With the release of OmniOS r151038, a hard disk image suitable for uploading to Microsoft Azure is available. This image is pre-configured to run in Azure and can be provisioned directly from the command line, using the Azure CLI, as shown below.

This article assumes you already have the Azure CLI installed and working and that you have authenticated to Azure using the az login command.

The image is provided as a compressed virtual hard disk (vhd) file on the OmniOS download site. In the following example, the image related to the rolling “bloody” release is used.

First, download the image to the local machine, and uncompress it:

$ cd /tmp
$ curl -O https://downloads.omnios.org/media/bloody/azure-151037.vhd.zst
$ zstd -d azure-151037.vhd.zst

Create a resource group to hold the rest of the resources. If you already have a resource group configured in Azure, you can skip this step. In this example, the resource group is called web and it is being created in the ukwest region.

$ az group create --name web --location ukwest

Create a storage account to hold the disk image - again, if you already have a storage account configured, you can skip this step.

$ az storage account create --resource-group web --location ukwest \
    --name webstorage --kind Storage --sku Standard_LRS

Obtain the key needed to access this new storage account. This can also be obtained using the Azure web portal. Setting the two environment variables shown makes the following commands shorter as these parameters can then be omitted.

$ key=`az storage account keys list \
    --resource-group web --account-name webstorage \
    | jq -r 'first | .value'`

$ export AZURE_STORAGE_ACCOUNT=webstorage
$ export AZURE_STORAGE_KEY=$key

Create a container within the storage account. This is where the disk image will be uploaded:

$ az storage container create --name omniosdisk

Now the image can be uploaded, this will take a few minutes and you will see a progress bar.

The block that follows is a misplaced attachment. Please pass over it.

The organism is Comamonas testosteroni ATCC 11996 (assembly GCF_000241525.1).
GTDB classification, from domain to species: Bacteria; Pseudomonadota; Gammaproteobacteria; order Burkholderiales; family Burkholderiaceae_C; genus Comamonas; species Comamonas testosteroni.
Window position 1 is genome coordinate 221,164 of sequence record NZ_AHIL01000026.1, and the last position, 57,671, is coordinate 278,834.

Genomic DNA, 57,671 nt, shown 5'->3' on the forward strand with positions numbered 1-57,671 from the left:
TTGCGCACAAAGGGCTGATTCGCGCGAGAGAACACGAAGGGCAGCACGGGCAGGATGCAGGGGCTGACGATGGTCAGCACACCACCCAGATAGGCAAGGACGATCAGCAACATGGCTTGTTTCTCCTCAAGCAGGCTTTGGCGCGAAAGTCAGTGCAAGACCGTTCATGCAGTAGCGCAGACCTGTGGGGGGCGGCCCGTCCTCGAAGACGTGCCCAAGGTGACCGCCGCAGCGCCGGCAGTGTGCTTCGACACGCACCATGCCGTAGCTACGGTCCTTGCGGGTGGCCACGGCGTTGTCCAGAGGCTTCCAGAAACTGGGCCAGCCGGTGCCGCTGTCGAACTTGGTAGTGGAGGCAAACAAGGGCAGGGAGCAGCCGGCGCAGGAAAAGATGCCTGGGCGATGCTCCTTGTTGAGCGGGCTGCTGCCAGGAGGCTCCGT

$ az storage blob upload --container-name omniosdisk --type page \
    --file /tmp/azure-151037.vhd --name azure-151037.vhd

Once that is uploaded, it is time to create the virtual machine. In the following example, an admin user is also being created with the username boho. This account will be granted permission to use sudo and will be configured with the provided public SSH key in its authorized_keys file.

$ az vm create --resource-group web --location ukwest \
    --name web01 --storage-account webstorage --os-type linux \
    --admin-username boho --ssh-key-value ~/.ssh/id_rsa.pub \
    --size Standard_B1s --boot-diagnostics-storage=webstorage \
    --use-unmanaged-disk --image \

Once this is complete, a JSON object will be displayed which includes the assigned public IP address for the VM:

  "location": "ukwest",
  "powerState": "VM running",
  "publicIpAddress": "51.140.2xx.1xx"

If all went well, you should be able to SSH straight in using the provided admin username and SSH key:

$ ssh boho@51.140.2xx.1xx
The authenticity of host '51.140.2xx.1xx (51.140.2xx.1xx)' can't be established.
ECDSA key fingerprint is SHA256:...
Are you sure you want to continue connecting (yes/no/[fingerprint])? yes
OmniOS r151037  omnios-master-0401360920        March 2021
boho@web01:~$ sudo -s

You can then proceed to add additional data disks to the machine as required using the standard Azure CLI or web interface.